The makers and marketers of The American would like you to believe it is a very Hitchcockian affair. For starters, there's the minimalist poster of Clooney looking intense and running, gun in hand, which hearkens back to the North by Northwest image of Cary Grant running from a crop duster. And let's face it folks, Clooney's the top contender for the Contemporary Cary Grant Award, so the parallels draw themselves. Then there's the not-so-subtle casting of Paolo Bonacelli, who looks more than a bit like Hitchcock himself, as the Father Benedetto. And there are, of course, some super-tense scenes where you expect something jarring to happen, but flinch anyway when it does.

The problem is that Jack's a bad man of so few words that we don't actually care too much about him. Yeah, someone's after him, but so what? The sooner they get him or he gets them, the sooner the movie's over. That's about the extent of my investment in the character for the first three quarters of the movie. So imagine my boredom and chagrin at having to watch him go through the motions of his day in what felt like real-time.

The slowness of the film is a catalyst for The American's second big problem — its recycled playbook predictability. What's a viewer to do with all that mental energy not being solicited by anything on the screen? Why, expend it accurately guessing the "twist," among other plot points (not that it's hard). And, call me crazy, but I kind of want to believe that top notch assassins/spies/whatever Jack and his shady comrades are are at least a little more ingenious than I am. I shouldn't be able to figure out their next moves or see through their charades so easily.

OK, there are some beautiful scenes in this movie. And the acting is good. But, as good as Clooney and the rest are, and as gorgeous as Italy is, The American is still boring and disengaging. It still tries too hard to seem subtle, to hint at things — like Jack's tortured soul — by slamming them in the audience's face. It's still not something I recommend seeing in theaters.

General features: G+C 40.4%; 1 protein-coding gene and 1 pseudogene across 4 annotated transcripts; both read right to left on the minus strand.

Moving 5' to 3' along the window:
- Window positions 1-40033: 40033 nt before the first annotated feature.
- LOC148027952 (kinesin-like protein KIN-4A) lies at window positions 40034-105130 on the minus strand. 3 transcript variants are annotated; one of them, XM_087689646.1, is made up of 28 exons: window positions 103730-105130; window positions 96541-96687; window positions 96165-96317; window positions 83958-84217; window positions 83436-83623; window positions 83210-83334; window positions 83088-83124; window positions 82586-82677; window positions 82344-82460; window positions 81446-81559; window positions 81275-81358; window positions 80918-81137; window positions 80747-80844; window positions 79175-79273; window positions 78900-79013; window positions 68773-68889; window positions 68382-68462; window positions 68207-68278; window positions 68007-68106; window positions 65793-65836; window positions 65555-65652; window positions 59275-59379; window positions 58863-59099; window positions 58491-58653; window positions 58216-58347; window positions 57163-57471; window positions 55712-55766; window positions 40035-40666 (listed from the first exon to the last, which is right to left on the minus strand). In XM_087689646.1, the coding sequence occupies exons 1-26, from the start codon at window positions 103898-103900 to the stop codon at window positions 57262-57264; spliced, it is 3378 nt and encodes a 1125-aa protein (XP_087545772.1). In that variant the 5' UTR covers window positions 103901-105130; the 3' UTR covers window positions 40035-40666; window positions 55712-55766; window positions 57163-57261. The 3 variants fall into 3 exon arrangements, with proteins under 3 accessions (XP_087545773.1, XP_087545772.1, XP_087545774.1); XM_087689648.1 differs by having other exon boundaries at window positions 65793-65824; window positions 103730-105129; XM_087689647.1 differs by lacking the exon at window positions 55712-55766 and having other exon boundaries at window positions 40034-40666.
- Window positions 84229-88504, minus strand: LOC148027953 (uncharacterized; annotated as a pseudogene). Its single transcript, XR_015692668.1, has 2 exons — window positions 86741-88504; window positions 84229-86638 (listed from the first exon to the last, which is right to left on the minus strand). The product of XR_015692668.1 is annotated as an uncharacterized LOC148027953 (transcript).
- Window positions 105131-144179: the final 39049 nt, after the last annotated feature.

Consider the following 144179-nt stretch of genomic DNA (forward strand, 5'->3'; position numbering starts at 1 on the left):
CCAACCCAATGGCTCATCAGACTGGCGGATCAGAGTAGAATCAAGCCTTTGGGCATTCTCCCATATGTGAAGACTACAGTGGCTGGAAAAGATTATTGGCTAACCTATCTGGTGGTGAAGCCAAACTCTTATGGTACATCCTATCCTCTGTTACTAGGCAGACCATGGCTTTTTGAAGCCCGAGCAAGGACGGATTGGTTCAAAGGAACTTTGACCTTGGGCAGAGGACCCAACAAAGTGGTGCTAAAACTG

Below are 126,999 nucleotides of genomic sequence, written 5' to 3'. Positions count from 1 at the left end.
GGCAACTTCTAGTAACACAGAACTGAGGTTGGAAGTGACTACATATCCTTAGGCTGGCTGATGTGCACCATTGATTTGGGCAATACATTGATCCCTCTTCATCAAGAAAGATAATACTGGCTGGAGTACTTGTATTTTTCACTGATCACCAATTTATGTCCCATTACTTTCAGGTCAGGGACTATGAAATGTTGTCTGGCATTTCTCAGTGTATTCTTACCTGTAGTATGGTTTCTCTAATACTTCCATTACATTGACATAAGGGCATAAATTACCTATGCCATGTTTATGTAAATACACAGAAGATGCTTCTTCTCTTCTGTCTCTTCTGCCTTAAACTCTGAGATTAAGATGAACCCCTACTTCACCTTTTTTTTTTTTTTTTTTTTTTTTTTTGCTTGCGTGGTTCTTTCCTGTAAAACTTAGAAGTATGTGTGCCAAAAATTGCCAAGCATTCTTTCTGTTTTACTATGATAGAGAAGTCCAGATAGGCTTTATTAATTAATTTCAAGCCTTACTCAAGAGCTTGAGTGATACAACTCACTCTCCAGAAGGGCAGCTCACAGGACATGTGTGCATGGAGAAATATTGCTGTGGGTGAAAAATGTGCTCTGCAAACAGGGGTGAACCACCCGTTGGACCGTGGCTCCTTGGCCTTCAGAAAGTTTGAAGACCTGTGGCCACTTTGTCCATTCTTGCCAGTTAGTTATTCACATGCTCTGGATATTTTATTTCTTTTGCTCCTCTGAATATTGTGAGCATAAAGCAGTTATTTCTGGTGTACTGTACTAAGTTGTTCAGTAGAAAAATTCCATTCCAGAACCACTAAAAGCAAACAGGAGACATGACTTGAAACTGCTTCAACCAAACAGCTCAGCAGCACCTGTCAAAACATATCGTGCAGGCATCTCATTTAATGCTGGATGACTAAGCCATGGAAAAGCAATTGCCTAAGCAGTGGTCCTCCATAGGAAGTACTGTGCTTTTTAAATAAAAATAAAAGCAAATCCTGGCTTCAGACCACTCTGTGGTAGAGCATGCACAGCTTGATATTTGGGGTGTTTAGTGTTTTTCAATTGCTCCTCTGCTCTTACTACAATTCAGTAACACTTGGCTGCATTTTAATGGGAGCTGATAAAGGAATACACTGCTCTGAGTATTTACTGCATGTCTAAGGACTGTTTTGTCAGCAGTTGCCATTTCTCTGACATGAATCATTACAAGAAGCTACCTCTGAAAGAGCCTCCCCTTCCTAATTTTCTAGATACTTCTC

Saturday, September 4, 2010

Timing is Everything

Cairo Time
Dir: Ruba Nadda, 2009

Slow-burning and intoxicating.

Juliette (Patricia Clarkson) is on her first trip to Cairo, where she plans to meet up with her husband, who's stuck dealing with a "flare-up" in a Gaza refugee camp. So, after a few ill-fated attempts at venturing out on her own, she cures her malaise by exploring the city — and some other stuff — with the errant husband's former colleague, Tareq (Alexander Siddig).

Cairo Time is:
Seductive. Siddig — who I think looks like an Arabic version of Hugh Laurie — oozes understated sexiness from every pore, in every scene. The dark hooded eyes, the way his slender frame moves in those crisp-but-loose dress shirts...mmm. And no amount of air conditioning could totally subdue the heat of the film's generous desert shots and the way Juliette and Tareq smoke that hookah. Clarkson and Siddig have great chemistry and it's often all in their body language. 

Beautiful. The cinematography is stunning. The shots are rich, lingering, vibrant. From the pyramids at Giza, to the White Desert, to Clarkson's radiance in bright flowy fabrics, there's so much about this film that will take your breath away.

A bit of a throwback. It feels more old timey cinema than it does contemporary indie flick. There's sweeping music, subtlety, quiet elegance, but no melodrama and no cynicism.

Artful. If you're a person who makes distinctions between "films" and "movies," you can categorize this as the former. It looks made with love, labor and mindfulness. Everything is intentional, but somehow still surprising.